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Book
xx, 406 p. ; 25 cm.
Skyrocketing infertility rates and the accompanying explosion in reproductive technology are revolutionizing the American family and changing the way we think about parenthood, childbirth, and life itself. In this riveting work of investigative reporting, Liza Mundy, an award-winning journalist for "The Washington Post, " captures the human narratives, as well as the science, behind what is today a controversial, multibillion-dollar industry, and examines how the huge social experiment that is assisted reproduction is transforming our most basic relationships and even our destiny as a species. Based on in-depth reporting from across the nation and around the world, using riveting anecdotal material from doctors, families, and children--many of them now adults--conceived through in vitro fertilization, Mundy looks at the phenomena created by assisted reproduction and their ramifications. Never before in the history of humankind has it been possible for a woman to give birth to an infant who is genetically unrelated to her. Never before has it been possible for a woman to be the genetic parent of children to whom she has not given birth. Never before has the issue of choice had such kaleidoscopic implications. If you support reproductive freedom, does that mean you support everything being offered in the reproductive marketplace? Thawing frozen embryos and letting them expire? Selecting the sex of your baby? Conceiving triplets and "reducing" the pregnancy down to twins? "Everything Conceivable" explores the personal impact on individuals using assisted reproduction to conceive, and the moral, ethical, and pragmatic decisions they make on their journey to parenthood. It looks at the vast social consequences: for hospital neonatal wards, for family structure, for schools, for our notion of genetic relatedness and whether it matters, for adoption; for our nation as a whole, and how we think about the earliest human life-forms. The book explores questions of social justice: the ethics of buying or borrowing some part of the reproductive process, as with egg donation and surrogacy. It looks at entirely new family structures being created by families who have conceived using sperm donors, so that children may have half-siblings around the country with whom they are, or are not, in contact. And it looks toward the future, to the impact today's technology may have on coming generations. Fascinating, commanding, keenly observed and reported, rich in personal drama as well as in the science of evolution and reproduction, Liza Mundy's "Everything Conceivable" is a groundbreaking consideration of the changes sweeping through our culture and the world.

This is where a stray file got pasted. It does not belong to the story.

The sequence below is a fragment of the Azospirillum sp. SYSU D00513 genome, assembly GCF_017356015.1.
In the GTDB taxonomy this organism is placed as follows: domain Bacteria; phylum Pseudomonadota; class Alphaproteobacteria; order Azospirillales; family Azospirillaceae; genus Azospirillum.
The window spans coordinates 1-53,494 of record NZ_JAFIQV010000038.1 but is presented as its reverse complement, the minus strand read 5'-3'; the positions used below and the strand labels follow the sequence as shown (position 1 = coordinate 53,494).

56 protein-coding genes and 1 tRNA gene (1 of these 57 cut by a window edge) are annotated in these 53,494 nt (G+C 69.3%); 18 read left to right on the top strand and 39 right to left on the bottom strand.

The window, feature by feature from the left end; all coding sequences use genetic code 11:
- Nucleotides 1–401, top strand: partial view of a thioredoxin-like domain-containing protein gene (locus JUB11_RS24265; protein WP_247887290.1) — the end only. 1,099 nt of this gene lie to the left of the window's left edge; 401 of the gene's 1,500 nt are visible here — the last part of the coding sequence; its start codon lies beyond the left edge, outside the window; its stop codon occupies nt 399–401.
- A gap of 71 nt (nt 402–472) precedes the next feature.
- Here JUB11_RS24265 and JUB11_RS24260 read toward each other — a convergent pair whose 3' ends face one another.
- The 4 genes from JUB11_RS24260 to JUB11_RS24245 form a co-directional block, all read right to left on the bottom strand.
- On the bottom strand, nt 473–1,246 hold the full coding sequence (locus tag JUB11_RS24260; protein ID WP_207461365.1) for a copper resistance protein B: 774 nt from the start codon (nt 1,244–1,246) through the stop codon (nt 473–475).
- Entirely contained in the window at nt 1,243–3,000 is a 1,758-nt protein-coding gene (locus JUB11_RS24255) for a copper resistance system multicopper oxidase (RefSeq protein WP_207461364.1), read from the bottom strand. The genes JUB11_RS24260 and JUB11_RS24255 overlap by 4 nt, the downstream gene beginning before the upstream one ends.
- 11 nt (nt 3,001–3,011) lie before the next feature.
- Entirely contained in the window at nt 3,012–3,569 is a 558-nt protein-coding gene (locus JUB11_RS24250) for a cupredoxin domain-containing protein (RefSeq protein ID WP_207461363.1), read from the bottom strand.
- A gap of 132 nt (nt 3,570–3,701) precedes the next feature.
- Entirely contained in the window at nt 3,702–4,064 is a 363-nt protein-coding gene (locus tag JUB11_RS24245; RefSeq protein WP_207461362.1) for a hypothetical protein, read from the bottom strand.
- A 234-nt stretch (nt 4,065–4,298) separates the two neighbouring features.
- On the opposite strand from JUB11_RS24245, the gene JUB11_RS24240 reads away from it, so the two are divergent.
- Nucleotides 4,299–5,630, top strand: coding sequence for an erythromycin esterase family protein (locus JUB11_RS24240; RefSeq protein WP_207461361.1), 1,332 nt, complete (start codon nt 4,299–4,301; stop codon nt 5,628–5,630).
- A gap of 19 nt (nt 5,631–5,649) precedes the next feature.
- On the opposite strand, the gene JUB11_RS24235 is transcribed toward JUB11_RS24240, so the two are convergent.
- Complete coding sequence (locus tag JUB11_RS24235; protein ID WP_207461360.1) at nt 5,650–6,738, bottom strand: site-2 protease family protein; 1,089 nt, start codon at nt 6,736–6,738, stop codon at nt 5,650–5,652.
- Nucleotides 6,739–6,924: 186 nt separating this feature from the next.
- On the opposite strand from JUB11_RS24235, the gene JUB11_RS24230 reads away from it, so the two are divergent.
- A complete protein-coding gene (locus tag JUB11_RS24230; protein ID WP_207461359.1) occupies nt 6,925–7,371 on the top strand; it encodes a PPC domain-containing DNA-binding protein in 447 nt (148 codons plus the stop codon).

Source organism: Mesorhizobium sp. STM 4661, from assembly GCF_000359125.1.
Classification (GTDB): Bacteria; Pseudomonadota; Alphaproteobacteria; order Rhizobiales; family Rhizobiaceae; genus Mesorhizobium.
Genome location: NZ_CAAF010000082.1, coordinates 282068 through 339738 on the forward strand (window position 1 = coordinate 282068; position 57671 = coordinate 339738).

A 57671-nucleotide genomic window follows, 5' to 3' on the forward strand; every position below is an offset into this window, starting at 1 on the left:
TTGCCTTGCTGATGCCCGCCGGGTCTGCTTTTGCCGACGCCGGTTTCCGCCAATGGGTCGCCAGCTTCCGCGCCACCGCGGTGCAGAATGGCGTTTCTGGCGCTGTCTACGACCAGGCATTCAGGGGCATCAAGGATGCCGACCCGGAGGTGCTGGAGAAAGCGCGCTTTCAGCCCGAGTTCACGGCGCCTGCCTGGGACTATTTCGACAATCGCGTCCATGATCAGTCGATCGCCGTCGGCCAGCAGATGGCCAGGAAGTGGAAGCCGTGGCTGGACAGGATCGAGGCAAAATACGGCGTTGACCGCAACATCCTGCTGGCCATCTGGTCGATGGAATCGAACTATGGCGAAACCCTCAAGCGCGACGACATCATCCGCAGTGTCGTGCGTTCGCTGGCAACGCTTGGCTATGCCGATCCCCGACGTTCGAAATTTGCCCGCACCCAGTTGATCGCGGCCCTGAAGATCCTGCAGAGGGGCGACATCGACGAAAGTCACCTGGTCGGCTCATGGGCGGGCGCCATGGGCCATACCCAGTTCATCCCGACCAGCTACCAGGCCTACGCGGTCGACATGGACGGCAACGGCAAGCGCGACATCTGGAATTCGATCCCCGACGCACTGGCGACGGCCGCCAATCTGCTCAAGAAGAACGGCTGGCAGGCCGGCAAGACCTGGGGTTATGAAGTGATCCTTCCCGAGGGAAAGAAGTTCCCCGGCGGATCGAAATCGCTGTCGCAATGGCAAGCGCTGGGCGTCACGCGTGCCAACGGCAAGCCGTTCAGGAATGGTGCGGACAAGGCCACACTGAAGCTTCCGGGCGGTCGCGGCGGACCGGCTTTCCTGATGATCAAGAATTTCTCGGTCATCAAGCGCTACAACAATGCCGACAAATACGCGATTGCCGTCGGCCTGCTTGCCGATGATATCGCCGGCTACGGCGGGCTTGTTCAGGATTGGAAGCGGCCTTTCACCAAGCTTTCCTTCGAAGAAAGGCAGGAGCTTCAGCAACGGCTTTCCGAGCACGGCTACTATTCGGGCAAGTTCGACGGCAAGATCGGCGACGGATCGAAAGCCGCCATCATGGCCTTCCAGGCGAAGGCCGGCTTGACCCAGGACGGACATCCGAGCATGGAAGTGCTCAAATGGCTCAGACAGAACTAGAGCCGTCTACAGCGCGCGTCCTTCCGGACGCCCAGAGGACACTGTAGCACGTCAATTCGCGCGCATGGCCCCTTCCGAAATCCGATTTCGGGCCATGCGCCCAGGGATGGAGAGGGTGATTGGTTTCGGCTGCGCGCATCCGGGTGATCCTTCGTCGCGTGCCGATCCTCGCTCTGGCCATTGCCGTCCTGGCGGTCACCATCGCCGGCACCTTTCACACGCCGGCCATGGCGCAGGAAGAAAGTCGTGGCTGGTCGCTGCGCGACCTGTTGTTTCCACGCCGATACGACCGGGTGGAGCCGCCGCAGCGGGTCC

(source: Nielsen Book Data)9781400044283 20160527
Green Library
Book
xiii, 285 p. ; 23 cm.
  • The transformation of the family
  • Family law in transition
  • Status and contract in surrogate motherhood
  • Unwed fathers and surrogate mothers
  • Social implications of biological transformations
  • The "intent" of reproduction
  • Suffer the children.
A study which argues that the family carried forward the feudal structure of hierarchy, mutual loyalty and lack of individual autonomy into the modern era until, like other institutions, it came under stress from the overriding reality of modern life: marketplace economics.
(source: Nielsen Book Data)9780814718599 20160528
Law Library (Crown)
Video
1 videodisc (35 min.) : sd., col. ; 4 3/4 in.